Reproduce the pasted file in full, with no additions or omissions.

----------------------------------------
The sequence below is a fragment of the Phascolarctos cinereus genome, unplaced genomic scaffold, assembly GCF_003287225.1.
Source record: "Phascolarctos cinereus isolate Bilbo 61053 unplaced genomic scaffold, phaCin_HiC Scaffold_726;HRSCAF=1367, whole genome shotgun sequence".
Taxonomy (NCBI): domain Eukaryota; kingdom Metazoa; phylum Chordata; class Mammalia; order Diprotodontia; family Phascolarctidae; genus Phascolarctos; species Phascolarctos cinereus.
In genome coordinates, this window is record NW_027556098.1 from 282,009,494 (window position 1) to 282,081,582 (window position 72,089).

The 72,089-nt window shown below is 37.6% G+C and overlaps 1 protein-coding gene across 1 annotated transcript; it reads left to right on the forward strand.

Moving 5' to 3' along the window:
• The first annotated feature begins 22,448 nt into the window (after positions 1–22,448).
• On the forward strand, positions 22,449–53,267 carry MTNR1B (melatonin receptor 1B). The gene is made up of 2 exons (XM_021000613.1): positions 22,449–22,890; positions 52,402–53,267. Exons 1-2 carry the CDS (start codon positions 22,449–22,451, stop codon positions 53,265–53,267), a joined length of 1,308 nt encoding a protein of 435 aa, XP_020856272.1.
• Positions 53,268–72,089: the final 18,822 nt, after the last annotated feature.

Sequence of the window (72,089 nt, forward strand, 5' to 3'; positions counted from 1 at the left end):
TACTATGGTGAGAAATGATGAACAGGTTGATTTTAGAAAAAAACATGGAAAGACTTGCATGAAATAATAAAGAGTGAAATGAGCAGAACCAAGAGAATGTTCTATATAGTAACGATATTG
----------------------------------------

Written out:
The sequence below is a fragment of the Phascolarctos cinereus genome, unplaced genomic scaffold, assembly GCF_003287225.1.
Source record: "Phascolarctos cinereus isolate Bilbo 61053 unplaced genomic scaffold, phaCin_HiC Scaffold_726;HRSCAF=1367, whole genome shotgun sequence".
Taxonomy (NCBI): domain Eukaryota; kingdom Metazoa; phylum Chordata; class Mammalia; order Diprotodontia; family Phascolarctidae; genus Phascolarctos; species Phascolarctos cinereus.
In genome coordinates, this window is record NW_027556098.1 from 282,009,494 (window position 1) to 282,081,582 (window position 72,089).

The 72,089-nt window shown below is 37.6% G+C and overlaps 1 protein-coding gene across 1 annotated transcript; it reads left to right on the forward strand.

Moving 5' to 3' along the window:
• The first annotated feature begins 22,448 nt into the window (after positions 1–22,448).
• On the forward strand, positions 22,449–53,267 carry MTNR1B (melatonin receptor 1B). The gene is made up of 2 exons (XM_021000613.1): positions 22,449–22,890; positions 52,402–53,267. Exons 1-2 carry the CDS (start codon positions 22,449–22,451, stop codon positions 53,265–53,267), a joined length of 1,308 nt encoding a protein of 435 aa, XP_020856272.1.
• Positions 53,268–72,089: the final 18,822 nt, after the last annotated feature.

Sequence of the window (72,089 nt, forward strand, 5' to 3'; positions counted from 1 at the left end):
TACTATGGTGAGAAATGATGAACAGGTTGATTTTAGAAAAAAACATGGAAAGACTTGCATGAAATAATAAAGAGTGAAATGAGCAGAACCAAGAGAATGTTCTATATAGTAACGATATTG